martes, 22 de xullo de 2014

A NO VOTE IS NOT A VOTE FOR NO CHANGE via @bellacaledonia

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By Peter Arnott, published in Bella Caledonia A lot of people wish that this referendum campaign had never happened. They wish the whole damn thing would go away and be forgotten.
But a wish for a return to “normal” is a wish for a Scotland that is already in the past. A No vote will change things just as radically as a Yes vote. It is not only Yes voters who should be called on to look into a crystal ball and imagine a future that is radically "not the same".
Every vile piece of Westminster legislation that has attacked the poor and dismantled the Welfare State, every policy that has ensured that it is only the poor who have paid the price of the recession caused by the greed of the rich, every act of economic and social vandalism - it has been the comfortable pose of the well-meaning voters of Scotland that none of these things have really been our fault. That we didn't vote for them.
Well, after a No vote, we won't be able to say that any more.
Up until September the 18th, we have all been able to hide behind it all being someone else's fault. Either way the vote goes, Yes or No, that comfortable position is already shattered. On September 18th, either we vote to take responsibility for our own economics, our own wealth distribution, our own decisions to make war or peace...or we are voting to mandate away control over all of these matters to Westminster forever. 
Either way, we will be responsible.
If a Yes voter has to take on board the moral hazard of whatever happens for good or ill in an independent Scotland, a No voter must equally accept moral responsibility for having given Westminster permanent permission to do whatever it likes forever. Moral Hazard works both ways.
Whatever austerity measures are coming down the line, all those policies that weren't our fault before September 18th? After September the 18th, they will be our fault. No. Sorry. Every single one of them will be our fault. This is the trap that history has set us

Sorry about that. But that's the way it's going to be. It will feel very bad to have actually voted for all that. But your No vote or your failure to vote will have signified that it in your view it is better for Scotland to suffer neo-conservative governments it didn't vote for than to take responsibility for its own affairs. You will have voted for Scotland, politically speaking, to cease to exist. For Scotland, considered as as a distinct political unit, to disappear.
Alex Salmond, is not the only begetter of this referendum. David Cameron agreed to it too. Now why do you think he did that? Because he is a friend to democracy, perhaps? You know and I know that Cameron agreed to the referendum in order to call Scotland's bluff. To settle and silence the "Scottish question" for a generation. But what else have the Tories, and others in the British establishment, to gain from a No vote?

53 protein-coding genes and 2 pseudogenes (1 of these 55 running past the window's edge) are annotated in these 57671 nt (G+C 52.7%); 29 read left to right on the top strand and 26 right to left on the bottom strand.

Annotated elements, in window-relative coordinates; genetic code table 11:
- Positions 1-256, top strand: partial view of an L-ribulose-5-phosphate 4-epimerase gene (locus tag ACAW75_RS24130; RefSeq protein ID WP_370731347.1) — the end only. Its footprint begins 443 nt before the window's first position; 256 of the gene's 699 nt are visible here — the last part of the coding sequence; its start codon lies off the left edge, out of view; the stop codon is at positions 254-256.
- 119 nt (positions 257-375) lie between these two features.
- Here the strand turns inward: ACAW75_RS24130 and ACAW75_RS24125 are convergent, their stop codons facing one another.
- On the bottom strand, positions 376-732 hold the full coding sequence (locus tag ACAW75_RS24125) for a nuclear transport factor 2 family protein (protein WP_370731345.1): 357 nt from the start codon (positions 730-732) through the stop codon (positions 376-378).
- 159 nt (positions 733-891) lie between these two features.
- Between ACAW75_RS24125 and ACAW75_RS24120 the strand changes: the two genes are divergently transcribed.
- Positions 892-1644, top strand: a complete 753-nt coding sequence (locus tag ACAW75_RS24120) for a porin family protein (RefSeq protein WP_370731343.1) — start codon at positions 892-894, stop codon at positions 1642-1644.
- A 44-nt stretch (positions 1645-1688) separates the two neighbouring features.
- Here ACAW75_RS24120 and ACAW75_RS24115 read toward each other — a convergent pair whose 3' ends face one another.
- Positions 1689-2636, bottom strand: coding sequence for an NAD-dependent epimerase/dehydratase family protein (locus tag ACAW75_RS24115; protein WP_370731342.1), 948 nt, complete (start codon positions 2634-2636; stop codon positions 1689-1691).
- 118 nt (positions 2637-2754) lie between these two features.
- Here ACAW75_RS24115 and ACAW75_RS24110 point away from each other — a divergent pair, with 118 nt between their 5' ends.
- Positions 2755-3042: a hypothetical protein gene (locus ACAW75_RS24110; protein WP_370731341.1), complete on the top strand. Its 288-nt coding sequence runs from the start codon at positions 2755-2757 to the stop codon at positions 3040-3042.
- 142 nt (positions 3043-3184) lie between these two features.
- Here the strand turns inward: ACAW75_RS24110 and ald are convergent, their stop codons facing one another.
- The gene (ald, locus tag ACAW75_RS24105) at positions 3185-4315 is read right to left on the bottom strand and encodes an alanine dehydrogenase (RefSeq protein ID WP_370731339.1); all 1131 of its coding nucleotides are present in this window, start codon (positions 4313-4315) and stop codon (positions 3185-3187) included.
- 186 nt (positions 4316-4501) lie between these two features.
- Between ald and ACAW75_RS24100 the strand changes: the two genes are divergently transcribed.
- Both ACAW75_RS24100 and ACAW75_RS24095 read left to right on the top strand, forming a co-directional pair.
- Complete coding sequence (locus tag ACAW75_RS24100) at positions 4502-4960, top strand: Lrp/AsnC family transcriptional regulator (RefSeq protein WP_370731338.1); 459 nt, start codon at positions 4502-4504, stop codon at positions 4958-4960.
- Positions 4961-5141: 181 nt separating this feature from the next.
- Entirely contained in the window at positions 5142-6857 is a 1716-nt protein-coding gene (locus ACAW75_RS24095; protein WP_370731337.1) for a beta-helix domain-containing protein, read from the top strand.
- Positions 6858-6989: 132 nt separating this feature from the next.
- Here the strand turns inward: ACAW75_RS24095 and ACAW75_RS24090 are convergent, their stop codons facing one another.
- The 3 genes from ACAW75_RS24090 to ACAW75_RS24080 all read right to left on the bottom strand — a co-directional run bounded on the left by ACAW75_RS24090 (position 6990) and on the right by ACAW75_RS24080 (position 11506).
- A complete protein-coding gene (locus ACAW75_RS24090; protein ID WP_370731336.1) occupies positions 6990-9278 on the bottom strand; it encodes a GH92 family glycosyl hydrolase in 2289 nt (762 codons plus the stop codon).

I think they know that if we take independence off the table, if we remove, voluntarily, that bargaining chip from future negotiation, then there won't ever need to be any negotiations ever again. And having actually voted for that, we will have thrown away any electoral influence over what happens next. We will have given them a mandate to ignore us.
Everything we have gained since devolution, in terms of the painfully slow emergence into democracy we are still undergoing has been predicated on the "or else" of independence. Does anyone in the No Camp seriously expect a prize for loyalty when we remove the best card we've got from our hand? One or two of you can expect knighthoods, maybe, but what can the ordinary No voter really expect as a reward?
The Yes camp are constantly being asked about what kind of negotiations we can expect after we "reject" the United Kingdom - on currency, NATO, oil, Trident and the rest? Well, what kind of negotiations do you expect when you've said to other side; "whatever you want to do is fine with us"?
A replacement for Trident? You don't want that? Shut Up. A slashing of consequential health spending as privatisation of the NHS in England and Wales speeds up? You don't like that either? Shut up.
You voted for it.
Before September the 18th, nice folk in Scotland chatting about the Welfare State and the decline of local government and the miners and the poll tax and the sale of council housing and the destruction of our industries at dinner parties could say in their comfortable, pre-democratic way:
 "Oh well, it's terrible. But it's not our fault. We're not responsible. We didn't vote for that. " 
No more. After September the 18th, we in Scotland will be responsible for whatever happens to us. Our choice is whether or not we want democracy to go along with the responsibility. A No vote is not a place to hide from that responsibility. It is just a vote to have no influence over that future.
Everything has already changed. Everyone has to face the reality of that. Our only choice in September18th is: Do we make the way we change subject to democratic control within Scotland, or do we leave the management of that change to whomever somebody else votes for.
For hours in September, for the first time in history, Scotland will be a democratic country, with its people responsible for themselves. Putting your head in the sand of a No vote won't make our responsibility go away.

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